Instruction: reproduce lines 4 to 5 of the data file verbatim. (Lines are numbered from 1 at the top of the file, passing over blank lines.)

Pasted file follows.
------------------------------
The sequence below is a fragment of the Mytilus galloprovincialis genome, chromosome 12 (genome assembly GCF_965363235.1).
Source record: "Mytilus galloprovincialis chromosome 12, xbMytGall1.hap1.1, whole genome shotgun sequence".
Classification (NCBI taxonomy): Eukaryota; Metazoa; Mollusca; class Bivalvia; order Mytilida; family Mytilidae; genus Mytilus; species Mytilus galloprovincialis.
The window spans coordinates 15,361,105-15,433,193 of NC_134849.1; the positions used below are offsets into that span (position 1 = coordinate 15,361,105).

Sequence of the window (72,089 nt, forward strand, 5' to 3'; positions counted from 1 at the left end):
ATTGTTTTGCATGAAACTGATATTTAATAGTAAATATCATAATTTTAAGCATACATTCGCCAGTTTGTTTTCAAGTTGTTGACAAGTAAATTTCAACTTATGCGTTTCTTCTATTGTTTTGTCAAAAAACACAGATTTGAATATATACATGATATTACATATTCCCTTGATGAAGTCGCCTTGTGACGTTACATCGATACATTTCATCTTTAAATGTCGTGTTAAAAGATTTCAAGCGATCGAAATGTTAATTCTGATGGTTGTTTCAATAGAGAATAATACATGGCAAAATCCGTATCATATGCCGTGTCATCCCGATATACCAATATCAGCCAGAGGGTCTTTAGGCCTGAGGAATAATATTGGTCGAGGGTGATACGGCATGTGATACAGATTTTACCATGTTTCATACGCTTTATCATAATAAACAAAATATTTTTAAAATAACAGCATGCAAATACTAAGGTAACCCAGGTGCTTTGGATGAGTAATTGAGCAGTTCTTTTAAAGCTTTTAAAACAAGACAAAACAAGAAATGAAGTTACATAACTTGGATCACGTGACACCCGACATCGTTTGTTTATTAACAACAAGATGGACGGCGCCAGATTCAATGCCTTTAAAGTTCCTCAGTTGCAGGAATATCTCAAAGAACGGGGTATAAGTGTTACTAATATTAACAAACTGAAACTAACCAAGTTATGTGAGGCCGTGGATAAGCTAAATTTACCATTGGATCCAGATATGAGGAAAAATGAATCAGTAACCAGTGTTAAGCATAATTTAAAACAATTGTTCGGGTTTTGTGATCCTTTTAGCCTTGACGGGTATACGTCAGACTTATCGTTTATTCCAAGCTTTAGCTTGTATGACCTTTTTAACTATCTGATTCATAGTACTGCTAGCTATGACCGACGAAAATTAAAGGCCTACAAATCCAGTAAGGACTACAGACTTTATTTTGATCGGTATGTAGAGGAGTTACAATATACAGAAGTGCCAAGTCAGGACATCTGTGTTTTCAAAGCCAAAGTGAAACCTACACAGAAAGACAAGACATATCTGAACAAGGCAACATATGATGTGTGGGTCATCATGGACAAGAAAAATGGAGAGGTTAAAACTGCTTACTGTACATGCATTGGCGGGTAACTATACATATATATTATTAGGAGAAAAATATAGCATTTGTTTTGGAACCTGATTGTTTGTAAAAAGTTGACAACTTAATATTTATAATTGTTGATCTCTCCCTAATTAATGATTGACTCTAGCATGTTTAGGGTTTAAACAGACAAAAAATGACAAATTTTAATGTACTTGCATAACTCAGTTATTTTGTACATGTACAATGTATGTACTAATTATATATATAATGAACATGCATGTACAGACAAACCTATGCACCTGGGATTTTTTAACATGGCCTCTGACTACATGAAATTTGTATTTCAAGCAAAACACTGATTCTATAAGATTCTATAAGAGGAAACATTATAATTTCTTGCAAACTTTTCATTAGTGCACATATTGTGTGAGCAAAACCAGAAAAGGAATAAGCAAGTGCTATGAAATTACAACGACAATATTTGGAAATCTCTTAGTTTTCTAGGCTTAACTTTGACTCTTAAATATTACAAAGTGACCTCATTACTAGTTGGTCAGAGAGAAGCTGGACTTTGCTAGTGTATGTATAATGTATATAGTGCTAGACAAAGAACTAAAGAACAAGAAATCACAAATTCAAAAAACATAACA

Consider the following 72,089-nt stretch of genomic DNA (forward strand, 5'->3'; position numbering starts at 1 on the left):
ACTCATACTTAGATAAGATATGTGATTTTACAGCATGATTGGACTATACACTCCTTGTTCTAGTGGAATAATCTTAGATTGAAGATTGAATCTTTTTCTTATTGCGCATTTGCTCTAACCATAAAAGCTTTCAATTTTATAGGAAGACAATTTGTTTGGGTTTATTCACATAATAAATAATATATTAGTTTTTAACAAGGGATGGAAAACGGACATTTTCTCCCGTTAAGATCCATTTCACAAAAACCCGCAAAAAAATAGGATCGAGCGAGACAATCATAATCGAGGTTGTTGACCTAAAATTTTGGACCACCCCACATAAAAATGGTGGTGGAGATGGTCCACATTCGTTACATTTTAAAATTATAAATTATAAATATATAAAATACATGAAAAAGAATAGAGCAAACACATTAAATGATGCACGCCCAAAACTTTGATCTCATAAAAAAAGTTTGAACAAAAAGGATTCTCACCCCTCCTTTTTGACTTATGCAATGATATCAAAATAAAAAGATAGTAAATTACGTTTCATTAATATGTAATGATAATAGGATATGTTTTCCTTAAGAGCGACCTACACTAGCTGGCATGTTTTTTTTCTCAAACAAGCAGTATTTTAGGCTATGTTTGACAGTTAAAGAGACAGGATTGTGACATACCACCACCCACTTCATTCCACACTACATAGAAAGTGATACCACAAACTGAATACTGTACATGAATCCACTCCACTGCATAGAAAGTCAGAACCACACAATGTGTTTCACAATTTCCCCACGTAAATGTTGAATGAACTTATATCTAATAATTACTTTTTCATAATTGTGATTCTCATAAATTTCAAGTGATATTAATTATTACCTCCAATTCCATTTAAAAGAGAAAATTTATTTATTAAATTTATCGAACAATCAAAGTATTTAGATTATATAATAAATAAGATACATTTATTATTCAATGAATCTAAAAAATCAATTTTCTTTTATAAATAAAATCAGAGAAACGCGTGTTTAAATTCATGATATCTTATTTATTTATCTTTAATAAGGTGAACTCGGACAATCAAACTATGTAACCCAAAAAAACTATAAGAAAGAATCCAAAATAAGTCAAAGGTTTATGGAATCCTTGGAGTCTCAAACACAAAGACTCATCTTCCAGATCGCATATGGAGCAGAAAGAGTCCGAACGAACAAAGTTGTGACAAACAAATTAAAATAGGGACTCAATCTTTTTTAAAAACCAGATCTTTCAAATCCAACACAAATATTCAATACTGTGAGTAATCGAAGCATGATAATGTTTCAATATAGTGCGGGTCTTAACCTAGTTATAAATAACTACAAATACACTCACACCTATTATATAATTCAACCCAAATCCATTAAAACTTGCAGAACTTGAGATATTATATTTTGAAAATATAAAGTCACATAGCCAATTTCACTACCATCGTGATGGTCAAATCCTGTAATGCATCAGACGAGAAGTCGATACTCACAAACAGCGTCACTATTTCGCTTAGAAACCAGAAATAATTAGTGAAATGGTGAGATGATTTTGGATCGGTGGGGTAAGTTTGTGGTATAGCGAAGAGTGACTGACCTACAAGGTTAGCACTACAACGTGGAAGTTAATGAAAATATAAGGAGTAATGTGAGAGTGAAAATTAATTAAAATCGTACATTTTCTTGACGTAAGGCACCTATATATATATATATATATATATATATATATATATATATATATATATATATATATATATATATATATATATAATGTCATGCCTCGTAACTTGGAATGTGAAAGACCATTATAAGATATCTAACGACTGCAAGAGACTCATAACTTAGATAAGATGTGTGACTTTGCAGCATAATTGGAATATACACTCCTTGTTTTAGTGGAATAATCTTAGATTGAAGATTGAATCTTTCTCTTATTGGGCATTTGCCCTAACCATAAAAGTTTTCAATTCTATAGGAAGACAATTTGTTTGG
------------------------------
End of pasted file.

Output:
The window spans coordinates 15,361,105-15,433,193 of NC_134849.1; the positions used below are offsets into that span (position 1 = coordinate 15,361,105).

Sequence of the window (72,089 nt, forward strand, 5' to 3'; positions counted from 1 at the left end):